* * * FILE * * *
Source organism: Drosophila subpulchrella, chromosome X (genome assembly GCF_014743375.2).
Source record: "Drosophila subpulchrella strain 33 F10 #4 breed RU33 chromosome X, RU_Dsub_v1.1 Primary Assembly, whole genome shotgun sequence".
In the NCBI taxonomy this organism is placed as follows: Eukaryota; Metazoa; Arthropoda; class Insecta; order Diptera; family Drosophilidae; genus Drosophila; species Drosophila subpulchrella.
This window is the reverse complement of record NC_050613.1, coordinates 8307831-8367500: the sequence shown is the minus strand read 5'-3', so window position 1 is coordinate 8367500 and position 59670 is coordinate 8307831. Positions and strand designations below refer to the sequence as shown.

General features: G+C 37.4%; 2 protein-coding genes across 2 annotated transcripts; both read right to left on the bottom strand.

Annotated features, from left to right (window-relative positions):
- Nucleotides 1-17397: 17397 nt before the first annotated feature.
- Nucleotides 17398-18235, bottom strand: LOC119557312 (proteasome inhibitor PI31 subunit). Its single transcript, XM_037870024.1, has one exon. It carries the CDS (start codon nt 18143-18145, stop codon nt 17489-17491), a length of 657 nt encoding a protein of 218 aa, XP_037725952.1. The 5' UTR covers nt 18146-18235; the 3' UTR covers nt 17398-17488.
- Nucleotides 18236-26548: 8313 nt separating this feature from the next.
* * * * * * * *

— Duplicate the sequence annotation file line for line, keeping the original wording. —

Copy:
Source organism: Drosophila subpulchrella, chromosome X (genome assembly GCF_014743375.2).
Source record: "Drosophila subpulchrella strain 33 F10 #4 breed RU33 chromosome X, RU_Dsub_v1.1 Primary Assembly, whole genome shotgun sequence".
In the NCBI taxonomy this organism is placed as follows: Eukaryota; Metazoa; Arthropoda; class Insecta; order Diptera; family Drosophilidae; genus Drosophila; species Drosophila subpulchrella.
This window is the reverse complement of record NC_050613.1, coordinates 8307831-8367500: the sequence shown is the minus strand read 5'-3', so window position 1 is coordinate 8367500 and position 59670 is coordinate 8307831. Positions and strand designations below refer to the sequence as shown.

General features: G+C 37.4%; 2 protein-coding genes across 2 annotated transcripts; both read right to left on the bottom strand.

Annotated features, from left to right (window-relative positions):
- Nucleotides 1-17397: 17397 nt before the first annotated feature.
- Nucleotides 17398-18235, bottom strand: LOC119557312 (proteasome inhibitor PI31 subunit). Its single transcript, XM_037870024.1, has one exon. It carries the CDS (start codon nt 18143-18145, stop codon nt 17489-17491), a length of 657 nt encoding a protein of 218 aa, XP_037725952.1. The 5' UTR covers nt 18146-18235; the 3' UTR covers nt 17398-17488.
- Nucleotides 18236-26548: 8313 nt separating this feature from the next.